Curative Illnesses: Medico-National Allegory in Québécois Fiction (Hardcover)

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During a time of uncertainty over collective identity and social transformation, Quebec novels started getting sick – after 1940, the number of narratives about illness, disease, and sick characters intensified. For the last seventy years, generations of authors have turned to medically oriented stories to represent day to day life and political turmoil. In Curative Illnesses, Julie Robert investigates how the theme of sickness is woven into literature and gauges its effect on depictions of Quebec’s national identity. Challenging the legitimacy of illness as a metaphor for the nation, Robert contests interpretations of illness-related literature that have presented Quebec itself as ailing. Through re-examinations of Quebec novels, Curative Illnesses shatters the illusion of congruency between the nation and the body, countering assumptions about nationwide weakness and victimization. For Quebec in particular, these assumptions have greater implications, because the separatist movement, policies of interculturalism, and majority language rights revolve around protecting and defending Québécois society and its cultural values. Robert skilfully demonstrates a more nuanced view of illness through a series of analyses focusing on works of literature from some of Quebec’s most renowned novelists, including Gabrielle Roy, André Langevin, Denis Lord, Hubert Aquin, Jacques Godbout, Pierre Billon, and Anne Bernard. Using an interdisciplinary approach that engages with nationalism, postcolonial studies, literature, rhetoric, and the medical humanities, Curative Illnesses explores how moving beyond earlier diagnoses offers new insights into nationhood.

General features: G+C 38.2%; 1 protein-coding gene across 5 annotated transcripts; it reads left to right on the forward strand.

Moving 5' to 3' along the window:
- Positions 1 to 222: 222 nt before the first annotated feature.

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Product Details
ISBN: 9780773547056
ISBN-10: 0773547053
Publisher: McGill-Queen's University Press
Publication Date: February 18th, 2016
Pages: 252
Language: English